Then there is a lot to assemble with precise alignment of all the various optics.  Finally, all of the lasers must be individually aligned after the unit with all the other elements has been assemble.

Optical Efficiency (>50% of the laser light is lost)

The light in the optical engine passes through and/or reflects off a large number of optical interfaces and there are light losses at each of these interfaces.  It is the “death by a thousand cuts” because while each element might have a 1% to 10% or more lose, the effects are multiplicative.   The use of solid rather than plate optics reduces the losses but as at added cost.  You can see in the picture of the walls of the chassis spots of colored light that has “escaped” the optical path and is lost.  You can also see the light glowing off optical elements including the lens; all of this is lost light.  The light that goes to the light sensors is also lost.

Celluon laser lable IMG_9715

Laser Warning Label From Celluon Case

Some percentage of the light that is spread will not be converged back onto the mirror.  Additionally, there are scattering losses in the Correction Lens and Turning block and in the rest of the optics.

When it is multiplied out, more than 50% of the laser light is lost in the optics.

This 50% light loss percentage agrees with the package labeling (see picture on the left) that says the laser light output for Green is 50mW even thought they are using two green lasers each of which likely outputs 50mW or more.

Next Time: Power Consumption

The Celluon system consumes ~2.6 Watts to put up a “black” image and ~6.1 Watts to put up a 32-lumen white image.  The delta between white and black being about 3.5 Watts or about 9 lumens per delta Watt from back to white.  For reference, the newer DLP projectors using LEDs can produce about double the delta lumens per Watt.  Next time, I plan on drilling down in the power consumption numbers.

Lenovo’s STMicro Based Prototype Laser Projector (part 1)

Lenovo Tech World Projector 001At Lenovo at their Tech World on May 27th 2015 showed a Laser Beam Scanning (LBS) projector integrated into a cell phone prototype (to be clear, a prototype and not a product).   White there has been no announcement of the maker of the LBS projector, there is no doubt that is made by STM as I will show below (to give credit where it is due, this was first shown on a blog by Paul Anderson focused on Microvision )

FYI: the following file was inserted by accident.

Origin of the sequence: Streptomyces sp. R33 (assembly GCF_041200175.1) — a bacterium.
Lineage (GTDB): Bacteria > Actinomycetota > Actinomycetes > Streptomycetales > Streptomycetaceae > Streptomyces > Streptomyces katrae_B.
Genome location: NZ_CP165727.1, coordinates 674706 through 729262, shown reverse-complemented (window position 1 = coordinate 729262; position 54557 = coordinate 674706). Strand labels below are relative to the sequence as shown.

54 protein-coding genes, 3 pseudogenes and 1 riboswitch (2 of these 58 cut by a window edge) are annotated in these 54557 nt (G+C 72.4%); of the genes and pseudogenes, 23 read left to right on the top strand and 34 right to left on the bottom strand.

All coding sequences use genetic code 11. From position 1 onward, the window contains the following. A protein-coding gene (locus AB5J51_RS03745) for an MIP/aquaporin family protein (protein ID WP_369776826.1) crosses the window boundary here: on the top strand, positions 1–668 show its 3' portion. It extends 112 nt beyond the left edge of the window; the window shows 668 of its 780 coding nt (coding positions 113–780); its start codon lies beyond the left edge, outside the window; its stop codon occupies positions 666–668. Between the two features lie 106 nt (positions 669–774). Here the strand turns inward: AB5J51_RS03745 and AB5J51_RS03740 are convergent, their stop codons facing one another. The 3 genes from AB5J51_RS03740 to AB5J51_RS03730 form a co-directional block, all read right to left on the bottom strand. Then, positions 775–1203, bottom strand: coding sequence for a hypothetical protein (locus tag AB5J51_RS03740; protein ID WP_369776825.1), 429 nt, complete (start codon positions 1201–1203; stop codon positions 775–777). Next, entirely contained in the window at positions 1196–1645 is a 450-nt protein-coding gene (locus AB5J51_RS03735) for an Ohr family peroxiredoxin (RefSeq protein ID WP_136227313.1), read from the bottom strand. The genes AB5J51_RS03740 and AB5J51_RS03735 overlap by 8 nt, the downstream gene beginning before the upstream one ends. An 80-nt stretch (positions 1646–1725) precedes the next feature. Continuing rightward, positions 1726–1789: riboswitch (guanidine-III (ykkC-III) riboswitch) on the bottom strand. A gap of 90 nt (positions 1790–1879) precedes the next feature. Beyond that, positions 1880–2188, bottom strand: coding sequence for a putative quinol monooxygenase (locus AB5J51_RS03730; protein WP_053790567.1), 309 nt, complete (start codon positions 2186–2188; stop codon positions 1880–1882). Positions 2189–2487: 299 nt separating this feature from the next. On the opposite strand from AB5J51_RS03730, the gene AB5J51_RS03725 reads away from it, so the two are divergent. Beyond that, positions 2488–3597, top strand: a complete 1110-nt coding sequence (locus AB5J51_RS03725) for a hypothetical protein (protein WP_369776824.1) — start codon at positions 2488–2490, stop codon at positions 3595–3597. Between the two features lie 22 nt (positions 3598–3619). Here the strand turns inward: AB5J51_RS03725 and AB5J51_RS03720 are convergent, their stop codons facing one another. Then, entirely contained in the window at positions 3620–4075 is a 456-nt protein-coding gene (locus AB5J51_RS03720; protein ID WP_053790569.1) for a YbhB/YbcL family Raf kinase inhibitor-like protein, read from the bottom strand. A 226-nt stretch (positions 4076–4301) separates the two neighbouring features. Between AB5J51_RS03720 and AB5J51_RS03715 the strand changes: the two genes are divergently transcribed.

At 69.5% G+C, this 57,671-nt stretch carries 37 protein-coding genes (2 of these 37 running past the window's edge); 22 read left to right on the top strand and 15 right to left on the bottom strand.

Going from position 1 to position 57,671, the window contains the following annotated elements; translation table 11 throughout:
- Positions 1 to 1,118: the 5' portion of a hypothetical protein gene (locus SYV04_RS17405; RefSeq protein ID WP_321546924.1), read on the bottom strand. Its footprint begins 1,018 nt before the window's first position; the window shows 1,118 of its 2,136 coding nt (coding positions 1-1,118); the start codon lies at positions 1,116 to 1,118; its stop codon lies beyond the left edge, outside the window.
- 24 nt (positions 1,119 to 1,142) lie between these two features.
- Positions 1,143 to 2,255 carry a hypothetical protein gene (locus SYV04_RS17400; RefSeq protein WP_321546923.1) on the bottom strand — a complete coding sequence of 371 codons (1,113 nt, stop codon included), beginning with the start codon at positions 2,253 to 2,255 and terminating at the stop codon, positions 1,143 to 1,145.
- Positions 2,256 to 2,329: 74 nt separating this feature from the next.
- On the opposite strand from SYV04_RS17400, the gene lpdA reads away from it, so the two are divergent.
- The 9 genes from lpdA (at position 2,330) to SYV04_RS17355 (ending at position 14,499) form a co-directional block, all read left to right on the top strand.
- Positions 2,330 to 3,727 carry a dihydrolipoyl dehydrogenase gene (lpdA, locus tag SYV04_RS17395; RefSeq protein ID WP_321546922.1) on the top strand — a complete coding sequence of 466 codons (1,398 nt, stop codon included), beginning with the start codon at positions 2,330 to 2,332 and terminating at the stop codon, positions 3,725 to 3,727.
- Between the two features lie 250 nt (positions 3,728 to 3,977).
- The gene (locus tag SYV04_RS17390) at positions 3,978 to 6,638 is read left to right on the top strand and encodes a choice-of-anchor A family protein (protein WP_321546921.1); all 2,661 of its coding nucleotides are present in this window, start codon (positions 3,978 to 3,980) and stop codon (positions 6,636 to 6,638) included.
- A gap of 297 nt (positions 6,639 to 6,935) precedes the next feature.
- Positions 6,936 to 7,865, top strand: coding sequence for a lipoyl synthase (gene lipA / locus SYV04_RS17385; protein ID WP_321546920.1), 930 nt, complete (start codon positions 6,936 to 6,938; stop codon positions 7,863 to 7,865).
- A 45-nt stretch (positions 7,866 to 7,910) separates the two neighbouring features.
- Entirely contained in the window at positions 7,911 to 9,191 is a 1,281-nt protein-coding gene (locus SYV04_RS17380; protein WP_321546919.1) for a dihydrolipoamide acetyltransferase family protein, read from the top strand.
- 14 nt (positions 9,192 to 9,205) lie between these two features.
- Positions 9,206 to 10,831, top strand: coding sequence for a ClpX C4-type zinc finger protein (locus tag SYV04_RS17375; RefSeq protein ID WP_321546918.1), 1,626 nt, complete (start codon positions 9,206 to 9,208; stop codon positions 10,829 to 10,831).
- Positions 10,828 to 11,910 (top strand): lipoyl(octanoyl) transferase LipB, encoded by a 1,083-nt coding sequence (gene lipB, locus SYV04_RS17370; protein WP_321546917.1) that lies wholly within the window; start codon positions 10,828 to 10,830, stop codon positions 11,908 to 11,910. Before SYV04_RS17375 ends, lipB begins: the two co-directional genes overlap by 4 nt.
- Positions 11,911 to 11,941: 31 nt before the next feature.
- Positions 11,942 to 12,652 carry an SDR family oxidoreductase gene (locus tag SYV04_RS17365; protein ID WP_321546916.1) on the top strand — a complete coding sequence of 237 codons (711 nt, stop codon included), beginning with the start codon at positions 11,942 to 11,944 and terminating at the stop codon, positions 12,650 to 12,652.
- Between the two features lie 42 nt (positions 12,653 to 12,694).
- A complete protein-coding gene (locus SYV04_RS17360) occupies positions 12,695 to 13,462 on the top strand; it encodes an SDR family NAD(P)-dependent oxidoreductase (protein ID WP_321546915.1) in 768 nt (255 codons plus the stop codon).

ST-720p- to Lenove comparison 2The comparison at left is base on video by Lenovo that included an exploded views of the projector and pictures of STM’s 720p projector from an article from Picoprojector-info.com on Jan 18, 2013.   I have drawn lines comparing various elements such as the size and placement of connectors and other components, the size and placement of the 3 major I.C.’s, and even the silk screen “STM” in the same place on both the Lenovo video and the STM article’s photo (circled in yellow).

While there are some minor differences, there are so many direct matches that there can be no doubt that Lenovo is using STM.

The next interesting to consider is how this design compares to the LBS design of Microvision and Sony in the Celluon projector.   The Lenovo video shows the projector as being about 34mm by 26mm by 5mm thick.  To check this I took the a photo from the STM to CelluonTO SCALE  003Picoprojector.com
article and was able to fit the light engine and electronic into a 34mm by 26mm rectangle arranged as they are in the Lenovo video (yet one more verification that it is STM).   I then took a picture I took of the Celluon board to the same scale and show the same 34x26mm rectangle on it.   The STM optics plus electronics are 1/4 the area and 1/5th the volume (STM is 5mm thick versus Microvision/Sony’s 7mm).

The Microvision/Sony is has probably about double the lumens/brightness of the STM module due to have two green and two red lasers and I have not had a chance to compare the image quality.   Taking out the extra two lasers would make the Microvision/Sony engine optics/heat-sinking smaller by about 25% and have a smaller impact on the board space, but this would still leave them over 3X bigger than STM.   The obvious next question is why.